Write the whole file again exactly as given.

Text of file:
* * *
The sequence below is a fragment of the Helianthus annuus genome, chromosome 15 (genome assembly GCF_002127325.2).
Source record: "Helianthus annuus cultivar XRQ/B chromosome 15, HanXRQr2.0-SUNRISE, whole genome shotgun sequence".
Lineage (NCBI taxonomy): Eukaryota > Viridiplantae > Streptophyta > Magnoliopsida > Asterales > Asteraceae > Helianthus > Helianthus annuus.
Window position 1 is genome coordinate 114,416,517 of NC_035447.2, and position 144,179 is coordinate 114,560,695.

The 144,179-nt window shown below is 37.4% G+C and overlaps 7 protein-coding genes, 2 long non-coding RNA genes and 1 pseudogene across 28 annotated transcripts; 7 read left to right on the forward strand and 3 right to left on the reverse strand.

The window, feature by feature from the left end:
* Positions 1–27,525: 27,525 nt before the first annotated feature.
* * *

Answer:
The sequence below is a fragment of the Helianthus annuus genome, chromosome 15 (genome assembly GCF_002127325.2).
Source record: "Helianthus annuus cultivar XRQ/B chromosome 15, HanXRQr2.0-SUNRISE, whole genome shotgun sequence".
Lineage (NCBI taxonomy): Eukaryota > Viridiplantae > Streptophyta > Magnoliopsida > Asterales > Asteraceae > Helianthus > Helianthus annuus.
Window position 1 is genome coordinate 114,416,517 of NC_035447.2, and position 144,179 is coordinate 114,560,695.

The 144,179-nt window shown below is 37.4% G+C and overlaps 7 protein-coding genes, 2 long non-coding RNA genes and 1 pseudogene across 28 annotated transcripts; 7 read left to right on the forward strand and 3 right to left on the reverse strand.

The window, feature by feature from the left end:
* Positions 1–27,525: 27,525 nt before the first annotated feature.